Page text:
Gabrielle Union has a message about the link between sexual assault victims and their clothes: there isn't one.
The star, who has previously spoken out about the rape she suffered at gunpoint as a teenager, took to Twitter Sunday to use her experience as a teaching lesson. "Reminder. I got raped at work at a Payless shoe store. I had on a long tunic & leggings so miss me w/ 'dress modestly' shit," the actress candidly wrote. "Though I was raped by a stranger who raped me at gunpoint after robbing the store, I was still asked by a female 'friend' what I had worn."
The Being Mary Jane star's comments follow a New York Times op-ed penned by Mayim Bialik, who caught some flack over the weekend for writing in part that she dresses modestly as a "self-protecting" choice.
"I am entirely aware that these types of choices might feel oppressive to many young feminists," she continued in the piece, titled "Mayim Bialik: Being a Feminist in Harvey Weinstein's World." "They should be able to flirt however they want with whomever they want. Why are we the ones who have to police our behavior?"
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The Big Bang Theory star later clarified her stance, claiming her words had been taken out of context. "I'm being told my N.Y. Times piece resonated with so many and I am beyond grateful for all of the feedback. I also see a bunch of people have taken my words out of the context of the Hollywood machine and twisted them to imply that God forbid I would blame a woman for her assault based on her clothing or behavior," Bialik wrote on Twitter and Facebook late on Saturday.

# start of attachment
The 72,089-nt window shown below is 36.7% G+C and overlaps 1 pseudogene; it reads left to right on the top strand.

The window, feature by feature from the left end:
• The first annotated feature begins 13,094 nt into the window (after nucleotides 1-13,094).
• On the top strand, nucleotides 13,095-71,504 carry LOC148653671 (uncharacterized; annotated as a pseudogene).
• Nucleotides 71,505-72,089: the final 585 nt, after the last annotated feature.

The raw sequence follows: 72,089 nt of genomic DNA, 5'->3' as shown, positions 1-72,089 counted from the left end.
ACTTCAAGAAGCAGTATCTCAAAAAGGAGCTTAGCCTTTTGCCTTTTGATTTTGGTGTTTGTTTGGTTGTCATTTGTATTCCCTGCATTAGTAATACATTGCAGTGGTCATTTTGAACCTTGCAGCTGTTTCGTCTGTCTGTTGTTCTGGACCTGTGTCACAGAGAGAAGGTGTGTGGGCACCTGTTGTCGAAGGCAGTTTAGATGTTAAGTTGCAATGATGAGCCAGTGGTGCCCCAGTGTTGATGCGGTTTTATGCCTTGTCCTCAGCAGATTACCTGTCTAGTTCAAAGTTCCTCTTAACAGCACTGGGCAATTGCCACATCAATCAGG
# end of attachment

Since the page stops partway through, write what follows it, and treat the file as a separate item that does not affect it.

"Anyone who knows me and my feminism knows that's absurd and not at all what this piece was about. It's so sad how vicious people are being when I basically live to make things better for women."
Meanwhile, in light of mounting sexual misconduct allegations against Harvey Weinstein (the producer has denied allegations of non-consensual sex), Union wanted to drive home the message that women who are assaulted are not "asking for it" no matter where they are or what they're wearing.
"Sexual violence & harassment can happen to anyone at anytime anywhere," she tweeted. "Ppl remain silent 4 many different very personal reasons. Judgment, victim shaming/blaming, loss of job/$, fear of violence, retaliation."
As the actress continued, "Folks are also very open and obvious about what kind of victim should be prioritized & believed. To think otherwise is to be willfully dim...In Hollywood meetings in homes, hotel lobbies/restaurants/suites, private isolated office space is the norm. NO ONE 'ASKED FOR IT!!'"